Stacy Rapacon: Great Funds You Can Own for $500 or Less

Cameron Huddleston: 7 Ways to Save on Home Decor

The Kosher Gourmet by Steve Petusevsky Exploring ingredients as edible-stuffed containers (TWO RECIPES + TIPS & TECHINQUES)

Jewish World Review Nov. 7, 2012/ 22 Mar-Cheshvan, 5773

The worst race ever: Goodness was sucked from the candidates

By Kathleen Parker

Kathleen Parker


http://www.JewishWorldReview.com | Four-year-old Abigael Evans spoke for millions when she sobbed, “I’m tired of Bronco Bamma and Mitt Romney.”

Her mother, who posted a video on YouTube of her crying daughter, consoled her, saying, “The election will be over soon, okay?”

There, there, Abby. Bronco and Mitt are all done now. The ads can cease. Mormons can exhale. Pinocchio can take a vacation — and the tides can do whatever the hell they want.

Call me a grouch, but I’m basically sick of everybody. One more mention of “the ground game,” and I was going to shave David Axelrod’s mustache. Give me a choice of company between the savviest political prognosticator and Jimbo at the bait shop, and I’ll take a carton of those worms, please.

The morning after the worst presidential race in memory, we now know the true meaning of the peace that passeth all understanding.

No matter which man you preferred, there is something unsatisfactory about the end of this race. Victory isn’t so much an uplifting story of hope or change but of survival. We The People weren’t so much participants in a great democratic experiment as we were spectators at a blood sport where everyone got hurt, none so much as our nation, exhausted and battered by cynicism and snark.

Rather than elevating our spirits, this election diminished the currency of our aspirations. It was a campaign of “mosts”: The most money ever spent, somewhere in the neighborhood of $2 billion. That’s a lot of health insurance and a lot of hurricane recovery. The most negative ads and the most media coverage.

By the infusion of millions from self-promoting .01 percenters, democracy was mocked. As for statesmen, our children will have to conjure their likeness as they do monsters. Greatness is not much apparent. The respective campaigns insulted our intelligence by making false promises and telling half-truths. They manipulated us by preying on our fears, prejudices and anxieties. They made little girls cry.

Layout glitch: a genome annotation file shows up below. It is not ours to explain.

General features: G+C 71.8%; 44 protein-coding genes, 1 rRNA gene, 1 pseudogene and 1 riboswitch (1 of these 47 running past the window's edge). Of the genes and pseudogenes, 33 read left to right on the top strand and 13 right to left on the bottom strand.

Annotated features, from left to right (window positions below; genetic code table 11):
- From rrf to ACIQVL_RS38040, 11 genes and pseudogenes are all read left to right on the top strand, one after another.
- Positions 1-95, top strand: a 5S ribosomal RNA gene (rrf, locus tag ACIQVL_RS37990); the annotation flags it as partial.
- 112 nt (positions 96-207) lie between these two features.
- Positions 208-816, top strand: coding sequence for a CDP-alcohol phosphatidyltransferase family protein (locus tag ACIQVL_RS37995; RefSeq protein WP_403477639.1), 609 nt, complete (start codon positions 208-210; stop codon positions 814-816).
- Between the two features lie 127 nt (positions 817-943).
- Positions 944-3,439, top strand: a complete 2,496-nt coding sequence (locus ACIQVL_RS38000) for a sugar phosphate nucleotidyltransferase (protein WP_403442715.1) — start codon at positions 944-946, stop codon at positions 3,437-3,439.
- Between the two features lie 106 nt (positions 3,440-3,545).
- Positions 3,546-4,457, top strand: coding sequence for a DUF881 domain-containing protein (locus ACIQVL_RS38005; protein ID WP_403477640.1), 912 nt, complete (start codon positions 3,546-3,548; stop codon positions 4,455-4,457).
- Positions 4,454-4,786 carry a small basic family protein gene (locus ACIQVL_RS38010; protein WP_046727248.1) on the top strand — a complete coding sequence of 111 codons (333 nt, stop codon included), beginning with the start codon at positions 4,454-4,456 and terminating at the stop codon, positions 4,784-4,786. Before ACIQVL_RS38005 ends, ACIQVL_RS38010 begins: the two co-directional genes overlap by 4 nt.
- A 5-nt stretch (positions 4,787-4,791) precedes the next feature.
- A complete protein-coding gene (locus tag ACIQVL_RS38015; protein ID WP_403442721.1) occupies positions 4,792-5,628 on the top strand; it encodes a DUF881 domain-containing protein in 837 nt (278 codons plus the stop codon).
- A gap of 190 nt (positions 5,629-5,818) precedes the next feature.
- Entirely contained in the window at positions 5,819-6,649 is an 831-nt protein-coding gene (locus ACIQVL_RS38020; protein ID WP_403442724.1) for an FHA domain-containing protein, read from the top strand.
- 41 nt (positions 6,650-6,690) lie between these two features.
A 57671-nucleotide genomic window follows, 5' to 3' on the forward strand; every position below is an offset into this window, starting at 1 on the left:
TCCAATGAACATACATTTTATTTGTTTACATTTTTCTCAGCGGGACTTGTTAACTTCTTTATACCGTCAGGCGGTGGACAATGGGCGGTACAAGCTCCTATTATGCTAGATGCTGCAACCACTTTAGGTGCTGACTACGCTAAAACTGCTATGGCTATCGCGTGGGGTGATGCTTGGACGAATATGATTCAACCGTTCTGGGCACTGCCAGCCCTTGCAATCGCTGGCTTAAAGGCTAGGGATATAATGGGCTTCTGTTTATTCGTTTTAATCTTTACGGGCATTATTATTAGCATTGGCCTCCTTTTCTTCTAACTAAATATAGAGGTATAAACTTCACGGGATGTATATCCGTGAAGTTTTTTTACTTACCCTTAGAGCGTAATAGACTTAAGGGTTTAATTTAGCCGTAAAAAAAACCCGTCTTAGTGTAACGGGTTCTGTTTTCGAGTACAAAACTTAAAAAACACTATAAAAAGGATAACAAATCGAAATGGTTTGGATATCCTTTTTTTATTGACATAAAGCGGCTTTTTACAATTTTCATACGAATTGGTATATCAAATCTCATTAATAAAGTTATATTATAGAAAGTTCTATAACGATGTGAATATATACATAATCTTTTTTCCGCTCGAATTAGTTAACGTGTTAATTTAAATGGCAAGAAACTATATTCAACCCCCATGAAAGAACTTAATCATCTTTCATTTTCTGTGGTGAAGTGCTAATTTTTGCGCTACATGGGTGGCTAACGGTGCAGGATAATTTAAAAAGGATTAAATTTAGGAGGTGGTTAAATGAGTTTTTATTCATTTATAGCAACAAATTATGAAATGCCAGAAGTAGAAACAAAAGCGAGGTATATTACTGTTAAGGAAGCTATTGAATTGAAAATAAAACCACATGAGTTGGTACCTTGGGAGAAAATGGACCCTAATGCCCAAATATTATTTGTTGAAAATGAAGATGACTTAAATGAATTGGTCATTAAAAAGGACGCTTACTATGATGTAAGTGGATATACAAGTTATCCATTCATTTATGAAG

And yet, both are good men. Decent, smart, gifted men. Good husbands and fathers. But our political system could suck the goodness out of a saint.

There was one brief, glimmering moment, a flicker of light in the darkest of hours, when Hurricane Sandy came ashore and showed what real tides, oblivious to man’s vanities, can do. Pushing over houses like so many sand castles, the storm reminded us that the gods care little for politics.

Neither do hurting people who need housing, food, fresh water and dry socks.

The flicker: President Obama and New Jersey Gov. Chris Christie, Democrat and Republican, came together in common cause to confront a common enemy. Weather.

This is when we’re at our best: When something outside of us, beyond our power and unrelated to our selfish interests, reminds us of our mortality. Memento mori: Do the right thing, the good thing, the kind and remarkable thing, for you may not get another chance.

Many Republicans, of course, were apoplectic that Christie, keynote speaker at the Republican convention, would befriend the Democratic president so close to the election. Infamously, Christie declared that he didn’t care about the election.

What?! Heretic. Traitor. Blasphemer.

Obama and Christie suddenly were having a “bromance.” Notably, Rush Limbaugh referred to Christie as Obama’s “Greek column” and questioned their “man-love.” Could his insinuation be any more clear?

What Christie meant, of course, is that politics wasn’t his most pressing concern under the circumstances. Saving lives and restoring order were, and he and the president shared in that mission. But two men actually doing their jobs together couldn’t possibly be only that. Immediately, the sideshow was on as politicos began quantifying the political ramifications.

Obviously, there are political repercussions to anything candidates do in the final days of a campaign. When one candidate happens to be the president — and his job happens to intersect with a catastrophic event — he gets the benefit of performing outside the usual fray.

But the notion that Christie should have been aloof toward Obama to score GOP points wins the limbo contest of contemporary politics.

As we begin the next leg of this journey, we might keep in the back of our minds the idea of a common enemy. For now, that enemy is our stubborn refusal to work together to solve our massive problems. If this election provided any mandate at all, it is that we set aside our special interests and work together before it’s too late.

Memento mori, indeed. And while we’re at it, tempus fugit, too.